Friday, November 8, 2013

Why not NGen?

A legitimate question, and I want to answer at least in the way I view it:
An honest question: what is the value of your tool over NGEN?
First of all, as I wrote just one blog entry before, I don't believe in "Native vs Managed", because every time people take these words differently: 
- if people think by managed as being safe, STL from C++, or Qt's Tulip and QObject is a "managed" subset that keeps most of what .Net offers (basically bounds checking, strict typing, generics, somewhat consistent auto-free-ing of memory, etc.);
- if people think as Native as being "close to metal", even .Net compile to native all methods as they are executed, so excluding the first seconds of startup, all .Net applications are native

Given that, I see a tool as CR useful still as it has a similar compilation profile as C# and there is a lot of tooling of C#, but an execution profile of C++ with LTO (link-time optimization). As far as I see how CR will advance in future, it will support always a subset of what .Net will be able to offer, so people thinking into removing .Net (or Mono) at least as a toolset of CR, I cannot see it as being done to soon. 

In the same time, even I see CR as "never catching" .Net, it will be still a great tool, and some use-cases I can see them as getting beyond what .Net can offer. 

Let's take a medium program that I think it will be great case for CR (as for a version like 0.5 or 1.0): a developer writes a C#/SDL/OpenGL game and he/she will want to run it on a slower device (let's say for now is a Rasberri Pi, but it doesn't matter that much). First of all, he or she will improve the OpenGL calls, second of all will try to improve the execution profile using Mono. 

Using Mono will see first of all that the application starts a bit slow. Also, some math routines are suboptimal for Mono's JIT. It has two options: to run Mono in AOT mode or to use LLVM's JIT. Using LLVM JIT will see that the startup is even slower. Using AOT mode will decrease a lot of the performance (as Mono --aot mode uses one CPU register for generating PIC code). At the end, it will notice that the game will have small hiccups because the SGen GC makes from time to time to skip a frame.

Using CR, in fact the things will be a bit different: there is no need to setup anything else than the optimization level. Considering that a developer may want to wait even let's say half of minute for the final executable, will pick the highest level of optimizations. This will mean that many global operations will happen like: devirtualizations, inlining and removal of global code, constant merging over the entire program, etc. The code will not be PIC code, but will use all registers and the optimizer can be as good as C++ compilers will get to that moment. Because the code is using reference counting, it will mean that pauses are much smaller (no "freeze the world" needed) and there are optimizations (already as of today in CR's codebase) to mitigate the updating of reference counting (CR is using escape analysis).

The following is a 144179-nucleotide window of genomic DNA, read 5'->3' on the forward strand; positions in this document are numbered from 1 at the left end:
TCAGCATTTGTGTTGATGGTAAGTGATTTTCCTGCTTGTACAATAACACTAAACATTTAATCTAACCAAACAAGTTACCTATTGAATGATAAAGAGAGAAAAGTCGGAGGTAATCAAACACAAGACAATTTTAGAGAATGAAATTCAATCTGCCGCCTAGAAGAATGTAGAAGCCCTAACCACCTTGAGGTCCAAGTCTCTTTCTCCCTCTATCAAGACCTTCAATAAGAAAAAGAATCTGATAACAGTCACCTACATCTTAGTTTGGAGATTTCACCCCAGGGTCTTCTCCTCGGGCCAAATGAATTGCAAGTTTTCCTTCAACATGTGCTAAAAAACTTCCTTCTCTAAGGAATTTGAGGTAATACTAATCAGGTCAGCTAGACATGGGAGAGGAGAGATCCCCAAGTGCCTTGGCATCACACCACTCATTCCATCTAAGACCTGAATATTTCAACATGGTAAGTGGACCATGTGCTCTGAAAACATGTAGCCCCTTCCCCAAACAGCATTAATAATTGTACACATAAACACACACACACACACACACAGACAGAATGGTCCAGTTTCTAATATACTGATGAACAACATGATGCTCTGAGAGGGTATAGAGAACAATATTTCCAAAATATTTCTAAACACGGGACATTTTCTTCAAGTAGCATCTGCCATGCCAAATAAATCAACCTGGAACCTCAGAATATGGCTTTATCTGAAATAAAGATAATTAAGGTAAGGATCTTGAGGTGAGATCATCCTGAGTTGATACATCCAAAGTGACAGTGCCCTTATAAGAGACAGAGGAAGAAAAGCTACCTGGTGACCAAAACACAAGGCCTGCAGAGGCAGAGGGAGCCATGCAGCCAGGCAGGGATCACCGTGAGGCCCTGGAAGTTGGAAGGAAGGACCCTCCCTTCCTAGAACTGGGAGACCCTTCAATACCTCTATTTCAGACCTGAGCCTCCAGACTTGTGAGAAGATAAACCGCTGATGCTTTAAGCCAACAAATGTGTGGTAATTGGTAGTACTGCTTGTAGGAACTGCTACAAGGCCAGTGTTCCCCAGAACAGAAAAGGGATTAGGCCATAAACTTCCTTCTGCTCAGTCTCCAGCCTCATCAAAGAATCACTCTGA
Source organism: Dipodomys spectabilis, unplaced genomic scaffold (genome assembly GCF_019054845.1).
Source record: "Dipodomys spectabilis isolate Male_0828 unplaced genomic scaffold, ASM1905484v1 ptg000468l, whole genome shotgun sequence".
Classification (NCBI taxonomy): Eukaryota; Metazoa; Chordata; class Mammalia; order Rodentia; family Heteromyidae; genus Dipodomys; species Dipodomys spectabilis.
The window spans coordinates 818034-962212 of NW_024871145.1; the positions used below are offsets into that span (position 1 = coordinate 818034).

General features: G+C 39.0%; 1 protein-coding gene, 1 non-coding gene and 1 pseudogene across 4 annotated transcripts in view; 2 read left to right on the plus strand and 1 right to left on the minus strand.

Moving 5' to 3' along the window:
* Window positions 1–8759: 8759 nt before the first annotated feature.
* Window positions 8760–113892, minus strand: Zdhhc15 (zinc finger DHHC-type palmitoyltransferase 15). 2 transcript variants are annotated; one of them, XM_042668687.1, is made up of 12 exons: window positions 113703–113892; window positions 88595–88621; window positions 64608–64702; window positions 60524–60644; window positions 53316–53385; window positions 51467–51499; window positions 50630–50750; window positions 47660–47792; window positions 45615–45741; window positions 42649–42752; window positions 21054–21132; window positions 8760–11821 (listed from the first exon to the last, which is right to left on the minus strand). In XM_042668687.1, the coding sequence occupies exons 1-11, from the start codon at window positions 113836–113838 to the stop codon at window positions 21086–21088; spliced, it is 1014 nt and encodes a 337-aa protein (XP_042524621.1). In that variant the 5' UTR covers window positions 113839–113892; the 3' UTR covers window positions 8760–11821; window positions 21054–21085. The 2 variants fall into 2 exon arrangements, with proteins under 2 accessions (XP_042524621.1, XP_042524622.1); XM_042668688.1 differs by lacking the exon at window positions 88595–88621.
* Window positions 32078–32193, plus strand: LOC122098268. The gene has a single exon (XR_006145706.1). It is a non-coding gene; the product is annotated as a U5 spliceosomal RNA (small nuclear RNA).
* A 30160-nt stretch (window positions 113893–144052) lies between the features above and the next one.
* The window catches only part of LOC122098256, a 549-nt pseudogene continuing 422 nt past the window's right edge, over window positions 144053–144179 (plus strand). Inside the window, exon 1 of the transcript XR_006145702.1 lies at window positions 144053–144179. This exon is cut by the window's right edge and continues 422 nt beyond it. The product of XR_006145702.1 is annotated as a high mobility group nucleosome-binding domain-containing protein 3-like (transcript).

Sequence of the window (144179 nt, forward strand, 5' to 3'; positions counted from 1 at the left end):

Some problems will still remain for the user: as is using reference counting, the developer has to look for memory cycles, but on the other hand, these cycles are easier to find, not because CR does anything special, but because C++ tools today do find really easy memory leaks (and CR does name the functions the same as the C# original name is). In fact is it easier to find a leak using ref-counting than a GC leak: start Visual Studio using Debug configuration of the generated C++ code, and at exit of the program all leaks are shown in the console.

At last, CR can add as many things as the developer community will contribute because CR is written in C#, is easier to handle high level optimizations than would be to hack them into Mono runtime (which is C) or in .Net (which is impossible, as the components are not public for modification). Some optimizations that can be done explicit and require much less work from the coding standpoint is marshaling and PInvokes (an area I would really love that CR to improve). When you call a method in a DLL/libSO, in .Net (or in Java for that manner), there is some extra "magic" like some pointers are pinned, and some conversions between pointers occur. In contrast, is it possible that this marshaling (and certainly there is no need of pinning) to be removed all-together in some cases. For example if the developer knows that it uses OpenGL32.dll (or, to link using -lOpenGL32, using a special compiler flag. This is not a big win for some libraries, but is big for others, because it doesn't need an indirect call. 

So in short, think about CR as a C# only VM that takes its time to compile CIL. At the end it outputs some optimized C++ which can be optimized further by some modern compilers. It is easy to hack (according to Ohloh is only 17K lines for now and it has support for more than 100 IL instructions, it includes a lot of reflection code, more than 20 optimization passes, etc.)

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